Electric Field of a Conducting Surface

I understand that taking the boundary condition that the electric field changes $\frac{\sigma}{\epsilon_{0}}$ when you cross a charged surface and the fact that the electric field is zero inside a conductor that the electric field outside the conductor should be $\mathbf{E} = \frac{\sigma}{\epsilon_{0}} \hat{\mathbf{n}}$.

What's troubling me is considering electric fields other than the field due to some patch. In the case of a conductor, the electric field $\mathbf{E} = \frac{\sigma}{\epsilon_{0}} \hat{\mathbf{n}}$ is due to the patch and other areas, even external ones. This was because of the boundary condition which was derived for a single patch of a charged surface. The field must come from other areas, not just the patch.

Although, when deriving the boundary condition, the Gaussian pillbox used over the surface was made small enough as not to include areas with different values of $\sigma$ and not to include any curving of the surface. (Wouldn't that mean the boundary condition would be different if we did include these other regions?) Yet, by invoking the boundary condition for a conductor, we now have to include these other fields.

Assuming the "other" fields are the same on top and bottom and using a positive charge distribution, I took $\mathbf{E}_{above} = \mathbf{E}_{other} + \mathbf{E}_{patch}$ and $\mathbf{E}_{below} = \mathbf{E}_{other} + \mathbf{E}_{patch}$. Above, $\mathbf{E}_{patch} = \frac{\sigma}{2 \epsilon_{0}} \hat{\mathbf{n}}$ and below $\mathbf{E}_{patch} = - \frac{\sigma}{2 \epsilon_{0}} \hat{\mathbf{n}}$ so when we take $E_{above} - E_{below}$ the "other" fields cancel and we get $\frac{\sigma}{\epsilon_{0}}$, as expected. It's not surprising to me that the external fields cancelled though because $E_{above} - E_{below}$ was obtained from gauss's law and any external fields through a Gaussian surface won't contribute to the flux. This makes me wonder if the other fields could change the boundary condition. It also makes me question applying the boundary condition to a conducting surface. I don't think I'm right, I'm just not sure what I'm thinking wrong.

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To be more concise, the boundary conditions for a charged surface are found only by considering the electric field due to some patch. However, when invoking the boundary conditions to determine the electric field outside a conductor, we must now include the electric field due to spots other than the patch. Why is this? This seems to be a contradiction.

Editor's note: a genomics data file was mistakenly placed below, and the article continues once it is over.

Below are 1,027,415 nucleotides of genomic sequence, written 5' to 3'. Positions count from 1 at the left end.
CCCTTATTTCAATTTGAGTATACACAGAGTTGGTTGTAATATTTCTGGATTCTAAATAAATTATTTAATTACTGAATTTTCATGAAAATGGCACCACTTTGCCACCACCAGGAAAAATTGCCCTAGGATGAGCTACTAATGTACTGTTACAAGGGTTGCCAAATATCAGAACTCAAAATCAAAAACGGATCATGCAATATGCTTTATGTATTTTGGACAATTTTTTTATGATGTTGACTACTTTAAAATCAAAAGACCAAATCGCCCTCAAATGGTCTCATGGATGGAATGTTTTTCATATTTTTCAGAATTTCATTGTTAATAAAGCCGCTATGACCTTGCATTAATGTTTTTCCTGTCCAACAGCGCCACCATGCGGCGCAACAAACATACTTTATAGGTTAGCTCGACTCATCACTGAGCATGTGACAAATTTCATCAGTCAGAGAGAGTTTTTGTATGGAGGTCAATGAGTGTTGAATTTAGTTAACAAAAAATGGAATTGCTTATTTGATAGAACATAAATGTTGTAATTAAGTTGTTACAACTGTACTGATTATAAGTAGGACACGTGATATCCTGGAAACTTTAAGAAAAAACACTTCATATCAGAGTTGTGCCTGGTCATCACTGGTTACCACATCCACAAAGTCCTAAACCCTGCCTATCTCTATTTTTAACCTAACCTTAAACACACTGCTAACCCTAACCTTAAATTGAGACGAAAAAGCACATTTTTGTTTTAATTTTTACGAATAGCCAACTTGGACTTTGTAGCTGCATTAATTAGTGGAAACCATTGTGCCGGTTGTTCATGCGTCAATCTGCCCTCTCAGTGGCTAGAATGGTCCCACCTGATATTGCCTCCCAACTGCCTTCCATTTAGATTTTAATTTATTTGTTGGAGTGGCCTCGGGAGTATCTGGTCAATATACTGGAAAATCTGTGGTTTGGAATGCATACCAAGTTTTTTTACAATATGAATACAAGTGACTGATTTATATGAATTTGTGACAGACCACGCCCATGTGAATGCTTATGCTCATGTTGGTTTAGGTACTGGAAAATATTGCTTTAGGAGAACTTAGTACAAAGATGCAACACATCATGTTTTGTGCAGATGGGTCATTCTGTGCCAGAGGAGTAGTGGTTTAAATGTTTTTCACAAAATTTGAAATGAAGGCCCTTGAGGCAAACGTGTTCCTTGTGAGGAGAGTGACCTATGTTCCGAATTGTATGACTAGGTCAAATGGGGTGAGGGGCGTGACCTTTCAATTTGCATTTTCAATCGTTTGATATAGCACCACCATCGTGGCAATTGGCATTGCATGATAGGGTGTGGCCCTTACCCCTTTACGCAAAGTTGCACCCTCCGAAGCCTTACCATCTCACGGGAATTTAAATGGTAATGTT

To be more concise, the boundary conditions for a charged surface are found only by considering the electric field due to some patch.

This statement is where your mistake is. It's not quite true.

Gauss's law gives us a relationship between the charges inside some volume and the electric field on the surface of that volume--the whole electric field, created by all charges in the system, not just the ones inside the volume. That's one of the remarkable things about Gauss's law: it says that charges outside of a volume may affect the electric field at different points on the surface of that volume, but they won't affect the total integral of the electric field.

Now, in the conducting surface case, we look at a small Gaussian pillbox on some small patch of the surface. The electric field on that pillbox is created by all the charges in the system, not just the ones in the pillbox, so we don't know what the electric field is, though we know that it will be pretty much constant if we pick a small enough pillbox. However, Gauss's law tells us that whatever that electric field is and however it was created, the integral of the electric field coming out of the surface of the pillbox must be proportional to the charge inside the pillbox. From that, we get a relationship. E = σ/ε0

It's a bit subtle, but we're not actually finding the electric field created by the charges in the pillbox. Rather, we're finding a relationship between the charges inside the pillbox and the electric field created by all charges in the system. It's a little surprising, maybe, but because of Gauss's law we actually can find such a relationship.

If we were to, say, use Coulomb's law to figure out the electric field due to that small patch of charges, we would get the wrong answer. If you think about it, that approach wouldn't explain at all why the electric field is zero on one side of the patch (inside the conductor) and non-zero on the other side (outside the conductor). You would expect the E field to point away from the surface charge on both sides, not just on one side. So clearly, with the Gauss's law approach, we are somehow including the contribution from the other charges implicitly. (Actually, we're pretty much doing that when we invoke the fact that E=0 inside the conductor. We're saying that all the charges everywhere must conspire to make E=0 in the conductor, and then we use Gauss's law to figure out what it must be outside the conductor.)

Maybe you're still skeptical, though, about how we found the electric field due to all charges while only considering a small portion of the charges. It seems too good to be true, right? Well, it kind of is. Gauss's law does indeed give us a relationship between the charges inside a volume and the total electric field (due to all charges) on the surface of that volume, but it's actually rare that we can figure out the electric field on the surface of a volume by applying Gauss's law to that volume. Gauss's law only gives us a little bit of information about the electric field (the surface integral), so if we don't have some other information to add (e.g. symmetry, or in this case, the fact that the pillbox is infinitesimally small), we can't actually figure out what the electric field is.

NOTE: I've spoken a bit loosely here so that I could focus on the key aspect of your question, but I should add that even in this case, Gauss's law alone doesn't actually give us the full electric field. It only tells us the perpendicular component of the electric field; there still could be a tangential component. However, in this case, using Ampere's law, we can show that that tangential component is zero, completing the boundary condition. In other cases, symmetry might tell us that the tangential component is zero, but Gauss's law only ever tells us about the E field perpendicular to a surface.